Life coach yourself to successArfaq Hussain
Carrying on from the previous article we’ll be ongoing with Life Coaching.
Unfortunately, many people don’t have the money to work with a life coach. Many people want to work with a personal trainer but, unable to afford one, they take matters into their own hands. And if it’s possible to move training out of the gym and under your own roof, does that mean it’s possible to bring another coaching in-house, so to speak, and go alone?
Many experts say yes. Self-coaching, by applying professional coaching techniques to your own goals and experiences, is not only viable but the ultimate goal that coaches help clients achieve. It takes discipline and dedication, but it can be done to live your ideal life.
When to Self-Coach – First things first: How do you know when it’s the right time to put on your coaching hat?
Common scenarios of the former include receiving a promotion, taking on a challenging new project or moving cross-country, whereas situations involving the latter include making a career change, losing weight, quitting smoking, etc. If you feel anxious, unsupported or depressed about a particular part of your life, these are signs that coaching could be needed.
Once you’ve established that you need to make changes in your life, the next step is identifying which areas to target: career, health, finances, etc.
I suggest looking at your thought patterns: anytime you find yourself thinking the same thought over and over—I wish I could (fill in the blank). I wish I could get more organized. I wish I could build a social life—if you don’t change things, you probably will not change the situation.
Identifying your strengths and weaknesses will give you an idea on a goal you can work on. This can be both personal and professional goals, whatever it may be, you will find yourself striving with the right mindset.
Even if you identify myriad areas needing improvement, I always caution that you should tackle them one at a time, working on each for three months to a year or until you’re satisfied.
Research supports goals that are short and to the point: a goal that is three to seven words is fantastic. If you can’t remember something, it doesn’t live in your world. It’s got to be embedded in your brain.
Its approach goals versus avoidance goals. You’re moving toward a positive instead of staying away from a negative. The way the brain works, we try to move toward something, and goals are about having more of something.
So if your goal is to be calmer, you’ll notice calm in your life. But if your goal is to be less stressed, you’ll notice stress, because that’s what your brain is focused on.
There’s also ‘the daily question process’. You start by creating a spreadsheet; in the first column, write 20 to 30 questions representing who you want to be and what you want to achieve.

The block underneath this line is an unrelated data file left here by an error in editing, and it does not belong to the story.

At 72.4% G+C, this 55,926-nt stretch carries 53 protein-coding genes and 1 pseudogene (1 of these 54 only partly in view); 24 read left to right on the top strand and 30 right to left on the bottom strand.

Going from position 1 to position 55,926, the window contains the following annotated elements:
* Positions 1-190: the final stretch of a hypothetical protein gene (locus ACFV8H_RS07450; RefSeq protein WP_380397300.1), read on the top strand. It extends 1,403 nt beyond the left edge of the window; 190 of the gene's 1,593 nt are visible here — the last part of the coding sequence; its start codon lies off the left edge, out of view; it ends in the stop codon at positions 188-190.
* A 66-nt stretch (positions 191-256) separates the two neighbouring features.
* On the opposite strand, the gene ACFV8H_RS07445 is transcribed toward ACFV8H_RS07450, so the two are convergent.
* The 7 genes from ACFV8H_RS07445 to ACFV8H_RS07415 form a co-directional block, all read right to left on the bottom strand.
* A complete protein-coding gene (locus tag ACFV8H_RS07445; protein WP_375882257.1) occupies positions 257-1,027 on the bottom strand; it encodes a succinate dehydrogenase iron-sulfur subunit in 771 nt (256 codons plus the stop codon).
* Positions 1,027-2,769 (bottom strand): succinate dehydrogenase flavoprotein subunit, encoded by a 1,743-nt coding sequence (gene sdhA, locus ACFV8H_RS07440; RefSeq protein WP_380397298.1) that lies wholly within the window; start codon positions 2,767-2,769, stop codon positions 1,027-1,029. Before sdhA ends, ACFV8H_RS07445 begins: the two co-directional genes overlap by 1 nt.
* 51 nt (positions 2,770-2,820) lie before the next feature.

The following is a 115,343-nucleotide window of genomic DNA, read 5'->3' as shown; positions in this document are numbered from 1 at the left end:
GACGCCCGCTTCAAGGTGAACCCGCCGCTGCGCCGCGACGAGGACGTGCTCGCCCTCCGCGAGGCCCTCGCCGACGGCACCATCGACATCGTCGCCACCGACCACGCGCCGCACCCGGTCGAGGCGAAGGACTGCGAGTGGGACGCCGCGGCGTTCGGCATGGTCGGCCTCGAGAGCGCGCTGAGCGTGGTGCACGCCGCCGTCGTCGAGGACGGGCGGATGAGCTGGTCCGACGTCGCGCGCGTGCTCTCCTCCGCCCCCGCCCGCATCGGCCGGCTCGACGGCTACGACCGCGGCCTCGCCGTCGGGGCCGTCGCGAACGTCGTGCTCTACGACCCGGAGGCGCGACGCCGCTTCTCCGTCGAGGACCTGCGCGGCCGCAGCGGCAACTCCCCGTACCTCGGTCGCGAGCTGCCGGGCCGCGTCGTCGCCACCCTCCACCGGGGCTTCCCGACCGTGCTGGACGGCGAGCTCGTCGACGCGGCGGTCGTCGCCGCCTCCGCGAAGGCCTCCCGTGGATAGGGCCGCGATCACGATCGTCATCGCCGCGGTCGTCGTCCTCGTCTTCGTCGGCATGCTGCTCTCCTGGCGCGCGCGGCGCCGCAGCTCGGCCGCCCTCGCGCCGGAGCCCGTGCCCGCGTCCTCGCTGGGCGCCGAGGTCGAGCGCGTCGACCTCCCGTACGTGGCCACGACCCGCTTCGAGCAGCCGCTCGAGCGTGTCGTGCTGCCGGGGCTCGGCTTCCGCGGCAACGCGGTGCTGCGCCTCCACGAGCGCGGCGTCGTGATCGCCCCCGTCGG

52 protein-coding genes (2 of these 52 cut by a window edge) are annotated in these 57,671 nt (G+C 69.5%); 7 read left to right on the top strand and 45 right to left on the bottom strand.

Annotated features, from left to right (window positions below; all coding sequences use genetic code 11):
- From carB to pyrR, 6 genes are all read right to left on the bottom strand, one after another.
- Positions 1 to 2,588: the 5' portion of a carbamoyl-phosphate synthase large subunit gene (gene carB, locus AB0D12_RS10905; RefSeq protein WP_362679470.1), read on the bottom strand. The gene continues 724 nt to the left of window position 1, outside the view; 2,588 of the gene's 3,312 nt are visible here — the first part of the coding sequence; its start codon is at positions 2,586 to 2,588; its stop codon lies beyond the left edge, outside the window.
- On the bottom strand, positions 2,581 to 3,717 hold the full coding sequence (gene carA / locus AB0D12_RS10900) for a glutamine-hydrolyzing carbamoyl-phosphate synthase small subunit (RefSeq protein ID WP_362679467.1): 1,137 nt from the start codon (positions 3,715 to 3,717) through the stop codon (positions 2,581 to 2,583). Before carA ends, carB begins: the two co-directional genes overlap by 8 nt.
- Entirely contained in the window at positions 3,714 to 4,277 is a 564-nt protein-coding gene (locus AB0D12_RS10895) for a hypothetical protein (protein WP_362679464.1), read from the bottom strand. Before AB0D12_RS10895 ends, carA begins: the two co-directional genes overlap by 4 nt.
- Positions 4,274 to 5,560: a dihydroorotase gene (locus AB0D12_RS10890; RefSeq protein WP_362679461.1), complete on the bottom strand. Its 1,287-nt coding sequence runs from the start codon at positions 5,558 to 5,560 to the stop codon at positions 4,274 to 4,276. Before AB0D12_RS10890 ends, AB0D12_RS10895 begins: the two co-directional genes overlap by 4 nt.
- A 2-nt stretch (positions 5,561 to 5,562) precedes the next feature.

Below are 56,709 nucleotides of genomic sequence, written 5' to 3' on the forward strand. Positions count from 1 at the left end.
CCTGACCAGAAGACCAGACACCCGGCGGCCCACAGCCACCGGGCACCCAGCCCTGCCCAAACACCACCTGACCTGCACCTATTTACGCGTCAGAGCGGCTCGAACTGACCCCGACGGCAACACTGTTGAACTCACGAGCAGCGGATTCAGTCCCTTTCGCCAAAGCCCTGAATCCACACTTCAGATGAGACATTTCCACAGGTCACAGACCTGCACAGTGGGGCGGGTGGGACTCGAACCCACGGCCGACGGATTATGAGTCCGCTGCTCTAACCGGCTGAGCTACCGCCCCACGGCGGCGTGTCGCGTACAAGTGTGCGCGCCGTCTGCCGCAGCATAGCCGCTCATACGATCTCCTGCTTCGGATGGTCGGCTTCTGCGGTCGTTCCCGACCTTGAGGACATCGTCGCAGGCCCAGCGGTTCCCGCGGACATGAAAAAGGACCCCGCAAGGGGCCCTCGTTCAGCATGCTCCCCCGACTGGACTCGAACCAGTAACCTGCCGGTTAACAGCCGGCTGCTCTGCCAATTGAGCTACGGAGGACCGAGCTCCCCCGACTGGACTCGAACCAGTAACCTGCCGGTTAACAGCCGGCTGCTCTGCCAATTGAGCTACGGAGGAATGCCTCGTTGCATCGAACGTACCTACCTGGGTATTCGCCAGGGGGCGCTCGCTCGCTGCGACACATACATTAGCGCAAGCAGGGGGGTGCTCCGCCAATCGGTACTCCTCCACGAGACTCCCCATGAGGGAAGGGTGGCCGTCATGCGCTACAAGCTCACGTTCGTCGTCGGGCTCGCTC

The next seven columns in your spreadsheet are for days of the week. Fill out the same questionnaire daily—your answers must be yes, no or a number—and, by the end of the week, you will have a scorecard that will tell you how your behaviour lines up with your values. Over time, as you reach your goals, create new goals and new questions.
When self-coaching, a journal is also a great tool. Record your quality of life daily on a scale of zero to 10: Super-happy is 10, and miserable is zero. Write down a few things you did each day.
Be aware that just because you’re not working with a coach, you don’t have to go through self-coaching without any external support. When you state a goal to friends, family and colleagues, you’re more likely to stick to the goal because you don’t want to look bad. So, spread the word to your circles and lean on them when times get tough.
Here’s my list of 10 short-but-sweet affirmations to help encourage you through the sometimes-daunting transformational process that accompanies any type of coaching.
- There is more than enough wealth, love, and happiness to go around.
- I am succeeding because of my choices, not blind luck.
- If something goes wrong, I’ll figure out how to make it right.
- I created this situation once, and I can create it again—and again, and again…
- If I lost everything, lots of people would be willing to help me.
- I can deal with my life at this moment—and that’s all I’ll ever have to do.
- Nothing can take my destiny away from me.
- There’s much, much more good stuff where this came from.
- I will always have plenty.
- I have free access to infinite richness.
Self-coaching isn’t easy, and it’s crucial to acknowledge that from the beginning. Such understanding will help when you hit obstacles along the way—because setbacks are inevitable, and even the most successful people in the world fail.
If you constantly hit hurdles, closely examine your environment. What factors at home, in your career or in your social circle could be working against you? Everyone reaches a point in coaching where he or she fails.
When this happens, ask yourself: Is this the thing I really wanted? What have I learned from my failure? Do I want to go again? If it’s the real thing, you will want to go again, and you will persist, and you will fail, and you will fail, and you will succeed. That’s how every success ever achieved always happens.